Sunday, April 15, 2012

Finding your self

Finding yourself is an enlightening experience. You become self-sufficient and do things for others without expectations of something in return. You are no longer needy and become utterly grateful for all the things people have done for you in the past. Finding yourself is a time of harmony because you develop that philosophy or belief system that will carry you throughout the rest of your life. When you love yourself and who you are, you will savor and enjoy both life's pain and pleasures.
How do you know you have found yourself? When you are able to help others find themselves. Finding yourself is not easy. If you have never felt connected to who you are, and you want to find whatever makes you you,being yourself will be hard. The first step is always the hardest, but after that hill, you will be smooth sailing to discovering who you are. Make a goal for something you want to achieve whether being in a play or the allstar of a football team or even just saying something to brighten someone's day
Create your own life's life timeline. Write down all of your major goals in your life that you feel you want to achieve. In turn, write down the events in your life that have already happened that you believe have affected you and have made you who you are now. This isn't an exercise in wallowing but one about clarification and identification of issues that might be hampering your present potential and the blossoming of your true sense of self.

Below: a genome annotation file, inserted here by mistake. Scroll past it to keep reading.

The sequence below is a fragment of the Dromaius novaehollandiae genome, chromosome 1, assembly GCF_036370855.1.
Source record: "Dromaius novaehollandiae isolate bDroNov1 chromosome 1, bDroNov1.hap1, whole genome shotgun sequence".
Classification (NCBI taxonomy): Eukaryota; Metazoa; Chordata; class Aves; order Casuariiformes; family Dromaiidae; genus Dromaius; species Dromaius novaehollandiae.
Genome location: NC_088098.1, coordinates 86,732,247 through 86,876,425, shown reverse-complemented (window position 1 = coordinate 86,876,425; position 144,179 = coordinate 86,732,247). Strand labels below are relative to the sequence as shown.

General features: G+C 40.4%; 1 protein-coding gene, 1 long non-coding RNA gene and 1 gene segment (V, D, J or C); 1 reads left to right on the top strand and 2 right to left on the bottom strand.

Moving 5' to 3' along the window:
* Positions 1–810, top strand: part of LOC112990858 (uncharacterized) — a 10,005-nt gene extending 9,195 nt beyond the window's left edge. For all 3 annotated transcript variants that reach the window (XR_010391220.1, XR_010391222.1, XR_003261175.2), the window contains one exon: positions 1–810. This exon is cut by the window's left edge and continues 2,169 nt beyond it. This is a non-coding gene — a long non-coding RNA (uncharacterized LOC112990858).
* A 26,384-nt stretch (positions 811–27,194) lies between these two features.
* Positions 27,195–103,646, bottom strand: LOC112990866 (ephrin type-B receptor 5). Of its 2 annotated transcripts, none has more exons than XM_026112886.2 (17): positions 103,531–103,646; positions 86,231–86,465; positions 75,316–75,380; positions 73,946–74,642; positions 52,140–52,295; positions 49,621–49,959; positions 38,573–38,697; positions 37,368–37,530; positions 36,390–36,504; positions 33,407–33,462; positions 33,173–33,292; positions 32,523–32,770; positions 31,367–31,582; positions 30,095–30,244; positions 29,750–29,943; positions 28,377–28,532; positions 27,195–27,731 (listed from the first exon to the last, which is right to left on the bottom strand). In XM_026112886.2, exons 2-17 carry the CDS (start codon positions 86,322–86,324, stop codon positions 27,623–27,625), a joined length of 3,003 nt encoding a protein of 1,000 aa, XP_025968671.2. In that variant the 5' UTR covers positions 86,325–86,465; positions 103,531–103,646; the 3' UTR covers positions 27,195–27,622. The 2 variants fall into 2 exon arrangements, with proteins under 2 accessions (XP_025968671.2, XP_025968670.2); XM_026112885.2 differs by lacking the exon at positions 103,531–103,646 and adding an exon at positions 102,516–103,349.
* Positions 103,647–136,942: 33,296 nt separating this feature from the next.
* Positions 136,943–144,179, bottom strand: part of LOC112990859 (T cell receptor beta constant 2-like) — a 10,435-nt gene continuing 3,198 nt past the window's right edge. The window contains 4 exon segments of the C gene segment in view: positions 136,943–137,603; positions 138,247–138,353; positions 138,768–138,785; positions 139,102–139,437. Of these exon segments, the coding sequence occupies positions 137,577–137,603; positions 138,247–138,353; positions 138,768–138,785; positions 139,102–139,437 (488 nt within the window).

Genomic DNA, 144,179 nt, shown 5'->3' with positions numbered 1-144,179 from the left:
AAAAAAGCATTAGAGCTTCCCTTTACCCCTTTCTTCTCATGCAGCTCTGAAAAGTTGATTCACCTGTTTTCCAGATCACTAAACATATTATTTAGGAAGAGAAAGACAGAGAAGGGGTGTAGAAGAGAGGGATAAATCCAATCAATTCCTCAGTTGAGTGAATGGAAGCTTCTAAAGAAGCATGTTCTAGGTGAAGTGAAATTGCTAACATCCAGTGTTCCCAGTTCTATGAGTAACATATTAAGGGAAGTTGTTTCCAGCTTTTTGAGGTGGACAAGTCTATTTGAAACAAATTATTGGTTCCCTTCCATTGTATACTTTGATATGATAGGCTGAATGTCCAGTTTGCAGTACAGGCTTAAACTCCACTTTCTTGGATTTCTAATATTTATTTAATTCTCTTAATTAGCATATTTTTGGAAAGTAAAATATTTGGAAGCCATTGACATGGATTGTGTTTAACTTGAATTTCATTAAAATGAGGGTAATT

o Spend a little time writing with clarity about the past in your timeline. As much as where you're headed is important, so is making peace with the past. A timeline is an incredibly objective method for marking down past occurrences in your life that you consider to have been major. You can look at them as formation blocks and as changing experiences along your timeline without imbuing them with too much emotion (as would occur within a diary account). Keep it simple, real and condensed to the major effect or lesson learned from each past incident.
o When analyzing negative past experiences, look to the positive learning message in it and don't dwell on the mistakes or the negatives. Everyone has these blips in their timeline but pretending they are either worse than they were or non-existent won't do you any favors. Instead, recognize that if it had not been for those past experiences you would not be where or who you are today.